We’ve got a business plan. It is very ordered and budgetted for as you’d probably expect if you know us both. Definately one step at a time, everything in it’s place and planted so that our crops start cropping at the same time as we have equipment and space to process the results. Nothing shifts off the rigid timeline we have set, not even my tractor, which, if I must be frank, should be next
It doesn’t involve having an Orchard right now. Not least because the mains water isn’t connected.
Anyway, we have an orchard.
This week two events happened. One is still secret. the other is that my clutch disintegrated, so I couldn’t go to London as planned, it was sunny weather and we were excited.
Our business plan states we will plant very young trees so which can grow to fruit when we have space and equipment. It’s also way cheaper to buy young trees than 3 or 4 year old trees.
Anyway, we have 3 year old trees.
Officially 5 apple trees makes an orchard, so we’ve definately exceeded that with 12 trees, all on Cornish Rootstock and all Cornwall and Devon varieties and will give us a variety of eating, cooking and cider apples.
I have been reading about raising chickens and also permaculture. So, imagine a giant Venn Diagram. Our Orchard is partly in ‘The Orchard Zone’ and overlaps half the area the chickens will have for their 20m x 25m run. The trees will provide a little shelter from predatory birds which, while they may not take chickens, will scare them and stop them laying.
In the chicken run we have also built a berm (with Finn and Zak’s help) that will give the chooks shelter from the wind. We are also planting a bamboo grove – chickens are descended from jungle fowl and instinctively they want to forage for insects. The old leaves and sticks that you find at the base of bamboo is great for harbouring the insects they like to feed on. There are a variety of other eqally beneficial plants that will go in the Chicken Zone.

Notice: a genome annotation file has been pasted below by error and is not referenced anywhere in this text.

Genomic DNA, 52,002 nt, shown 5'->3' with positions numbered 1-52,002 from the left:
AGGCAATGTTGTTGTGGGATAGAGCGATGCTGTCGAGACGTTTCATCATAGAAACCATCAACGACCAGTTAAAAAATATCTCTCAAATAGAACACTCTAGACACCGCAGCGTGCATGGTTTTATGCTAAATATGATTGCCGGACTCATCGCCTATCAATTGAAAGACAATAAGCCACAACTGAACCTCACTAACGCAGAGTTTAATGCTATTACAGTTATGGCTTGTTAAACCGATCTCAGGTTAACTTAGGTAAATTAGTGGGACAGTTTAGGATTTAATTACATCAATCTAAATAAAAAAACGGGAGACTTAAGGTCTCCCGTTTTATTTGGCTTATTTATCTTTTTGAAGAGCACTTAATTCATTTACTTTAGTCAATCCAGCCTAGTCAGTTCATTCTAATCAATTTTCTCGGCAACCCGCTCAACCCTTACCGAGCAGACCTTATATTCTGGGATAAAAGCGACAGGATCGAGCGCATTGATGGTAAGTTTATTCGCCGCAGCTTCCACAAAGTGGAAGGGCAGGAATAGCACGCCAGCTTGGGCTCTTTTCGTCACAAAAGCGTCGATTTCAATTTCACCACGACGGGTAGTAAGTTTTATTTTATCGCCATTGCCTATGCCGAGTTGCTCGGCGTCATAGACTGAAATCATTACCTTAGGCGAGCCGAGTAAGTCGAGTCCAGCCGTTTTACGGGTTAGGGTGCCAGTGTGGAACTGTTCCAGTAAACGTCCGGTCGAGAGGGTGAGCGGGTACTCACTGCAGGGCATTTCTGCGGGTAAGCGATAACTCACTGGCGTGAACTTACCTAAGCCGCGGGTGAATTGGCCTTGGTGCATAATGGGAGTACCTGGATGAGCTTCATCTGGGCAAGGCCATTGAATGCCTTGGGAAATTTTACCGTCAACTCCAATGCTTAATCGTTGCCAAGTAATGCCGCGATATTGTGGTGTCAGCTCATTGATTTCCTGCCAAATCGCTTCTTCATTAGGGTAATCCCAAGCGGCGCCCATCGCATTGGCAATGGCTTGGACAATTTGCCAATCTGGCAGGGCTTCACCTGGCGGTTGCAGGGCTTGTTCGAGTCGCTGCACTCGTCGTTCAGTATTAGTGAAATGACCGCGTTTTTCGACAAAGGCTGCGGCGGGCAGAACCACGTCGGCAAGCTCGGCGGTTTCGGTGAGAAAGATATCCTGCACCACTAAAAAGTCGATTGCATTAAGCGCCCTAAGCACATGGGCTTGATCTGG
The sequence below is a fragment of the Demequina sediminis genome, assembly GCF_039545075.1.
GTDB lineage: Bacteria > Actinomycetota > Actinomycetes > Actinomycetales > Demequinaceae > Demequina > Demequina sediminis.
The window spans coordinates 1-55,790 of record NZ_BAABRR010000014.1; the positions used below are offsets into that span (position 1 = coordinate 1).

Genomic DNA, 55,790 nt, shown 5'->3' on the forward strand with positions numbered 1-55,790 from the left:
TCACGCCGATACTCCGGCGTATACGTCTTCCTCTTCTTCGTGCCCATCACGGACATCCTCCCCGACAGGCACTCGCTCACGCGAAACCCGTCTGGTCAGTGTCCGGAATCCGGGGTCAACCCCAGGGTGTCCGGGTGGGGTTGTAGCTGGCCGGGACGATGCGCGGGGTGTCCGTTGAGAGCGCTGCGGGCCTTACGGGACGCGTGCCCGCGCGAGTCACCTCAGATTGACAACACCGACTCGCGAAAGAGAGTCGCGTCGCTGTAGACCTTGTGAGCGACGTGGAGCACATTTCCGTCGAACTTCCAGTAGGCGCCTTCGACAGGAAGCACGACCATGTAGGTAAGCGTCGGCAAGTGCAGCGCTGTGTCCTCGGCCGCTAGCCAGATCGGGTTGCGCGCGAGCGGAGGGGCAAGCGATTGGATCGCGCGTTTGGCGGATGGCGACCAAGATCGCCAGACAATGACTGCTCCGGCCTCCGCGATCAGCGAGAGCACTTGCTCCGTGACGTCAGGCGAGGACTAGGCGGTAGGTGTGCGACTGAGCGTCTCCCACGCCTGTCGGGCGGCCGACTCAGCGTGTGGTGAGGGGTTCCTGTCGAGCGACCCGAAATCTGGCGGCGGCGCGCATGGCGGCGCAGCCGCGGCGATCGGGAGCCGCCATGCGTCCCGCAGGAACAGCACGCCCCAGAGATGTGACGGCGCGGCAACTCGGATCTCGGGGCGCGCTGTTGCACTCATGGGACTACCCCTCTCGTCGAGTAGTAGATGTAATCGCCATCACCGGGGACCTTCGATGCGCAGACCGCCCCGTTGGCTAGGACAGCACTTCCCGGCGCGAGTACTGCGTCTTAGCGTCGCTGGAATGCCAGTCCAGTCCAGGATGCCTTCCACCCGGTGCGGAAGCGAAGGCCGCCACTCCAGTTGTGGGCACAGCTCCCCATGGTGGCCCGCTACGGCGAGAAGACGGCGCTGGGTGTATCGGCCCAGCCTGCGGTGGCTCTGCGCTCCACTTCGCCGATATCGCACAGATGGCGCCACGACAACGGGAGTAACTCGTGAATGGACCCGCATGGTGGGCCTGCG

Obviously with no other planting on the business plan, you’d think that was the end of it, right?
Well, Lavender doesn’t mind being planted out in the summer…so we have some Lavender plants… 52 of them. These will be good for bees, and the flowers are a crop for people that make lavender bags and other smelly things. We chose a Dwarf Blue which is a cross between Munstead and Hidcote, two of the most fragrant types.
And, for good measure we may have snuck in a dozen blueberry plants…
They weren’t stuff scheduled (mains water…mains water…mustn’t forget the mains water has to be next!!) and we didn’t get the tiny plants, but it feels really great to have made a bit of progress and the view from the farm gate as you drive in is much more rewarding.
It should only be a few days before the sunburn calms down a bit as well!
Rumour has it I may have kept some readers waiting, sorry and all that, but worth waiting for some pictures, I’m sure you’ll agree?